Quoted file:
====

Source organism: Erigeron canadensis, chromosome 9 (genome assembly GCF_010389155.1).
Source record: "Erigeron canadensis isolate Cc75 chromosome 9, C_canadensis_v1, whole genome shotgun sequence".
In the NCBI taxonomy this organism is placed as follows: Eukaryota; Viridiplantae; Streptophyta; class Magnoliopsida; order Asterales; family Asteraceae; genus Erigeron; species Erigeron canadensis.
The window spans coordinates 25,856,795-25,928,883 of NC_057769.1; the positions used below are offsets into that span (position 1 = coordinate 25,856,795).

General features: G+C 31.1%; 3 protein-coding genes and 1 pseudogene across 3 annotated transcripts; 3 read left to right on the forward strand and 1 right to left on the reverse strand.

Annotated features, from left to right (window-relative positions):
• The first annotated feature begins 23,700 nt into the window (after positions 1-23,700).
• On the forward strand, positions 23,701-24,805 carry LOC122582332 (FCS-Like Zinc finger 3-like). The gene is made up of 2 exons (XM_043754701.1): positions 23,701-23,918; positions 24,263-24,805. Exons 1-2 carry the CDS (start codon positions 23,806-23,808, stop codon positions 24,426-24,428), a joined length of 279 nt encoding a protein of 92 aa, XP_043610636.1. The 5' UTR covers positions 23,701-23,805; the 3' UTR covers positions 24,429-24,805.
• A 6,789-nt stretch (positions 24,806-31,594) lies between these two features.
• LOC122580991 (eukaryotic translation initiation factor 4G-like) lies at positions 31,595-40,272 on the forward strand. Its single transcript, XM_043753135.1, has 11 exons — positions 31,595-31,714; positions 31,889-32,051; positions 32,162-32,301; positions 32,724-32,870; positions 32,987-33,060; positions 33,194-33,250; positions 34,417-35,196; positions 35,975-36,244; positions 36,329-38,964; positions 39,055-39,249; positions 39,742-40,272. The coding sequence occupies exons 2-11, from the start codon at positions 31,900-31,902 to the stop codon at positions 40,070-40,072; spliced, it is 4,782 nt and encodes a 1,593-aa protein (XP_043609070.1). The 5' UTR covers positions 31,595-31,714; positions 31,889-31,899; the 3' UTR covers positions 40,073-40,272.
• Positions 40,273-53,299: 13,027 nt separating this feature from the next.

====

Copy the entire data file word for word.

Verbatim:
Source organism: Erigeron canadensis, chromosome 9 (genome assembly GCF_010389155.1).
Source record: "Erigeron canadensis isolate Cc75 chromosome 9, C_canadensis_v1, whole genome shotgun sequence".
In the NCBI taxonomy this organism is placed as follows: Eukaryota; Viridiplantae; Streptophyta; class Magnoliopsida; order Asterales; family Asteraceae; genus Erigeron; species Erigeron canadensis.
The window spans coordinates 25,856,795-25,928,883 of NC_057769.1; the positions used below are offsets into that span (position 1 = coordinate 25,856,795).

General features: G+C 31.1%; 3 protein-coding genes and 1 pseudogene across 3 annotated transcripts; 3 read left to right on the forward strand and 1 right to left on the reverse strand.

Annotated features, from left to right (window-relative positions):
• The first annotated feature begins 23,700 nt into the window (after positions 1-23,700).
• On the forward strand, positions 23,701-24,805 carry LOC122582332 (FCS-Like Zinc finger 3-like). The gene is made up of 2 exons (XM_043754701.1): positions 23,701-23,918; positions 24,263-24,805. Exons 1-2 carry the CDS (start codon positions 23,806-23,808, stop codon positions 24,426-24,428), a joined length of 279 nt encoding a protein of 92 aa, XP_043610636.1. The 5' UTR covers positions 23,701-23,805; the 3' UTR covers positions 24,429-24,805.
• A 6,789-nt stretch (positions 24,806-31,594) lies between these two features.
• LOC122580991 (eukaryotic translation initiation factor 4G-like) lies at positions 31,595-40,272 on the forward strand. Its single transcript, XM_043753135.1, has 11 exons — positions 31,595-31,714; positions 31,889-32,051; positions 32,162-32,301; positions 32,724-32,870; positions 32,987-33,060; positions 33,194-33,250; positions 34,417-35,196; positions 35,975-36,244; positions 36,329-38,964; positions 39,055-39,249; positions 39,742-40,272. The coding sequence occupies exons 2-11, from the start codon at positions 31,900-31,902 to the stop codon at positions 40,070-40,072; spliced, it is 4,782 nt and encodes a 1,593-aa protein (XP_043609070.1). The 5' UTR covers positions 31,595-31,714; positions 31,889-31,899; the 3' UTR covers positions 40,073-40,272.
• Positions 40,273-53,299: 13,027 nt separating this feature from the next.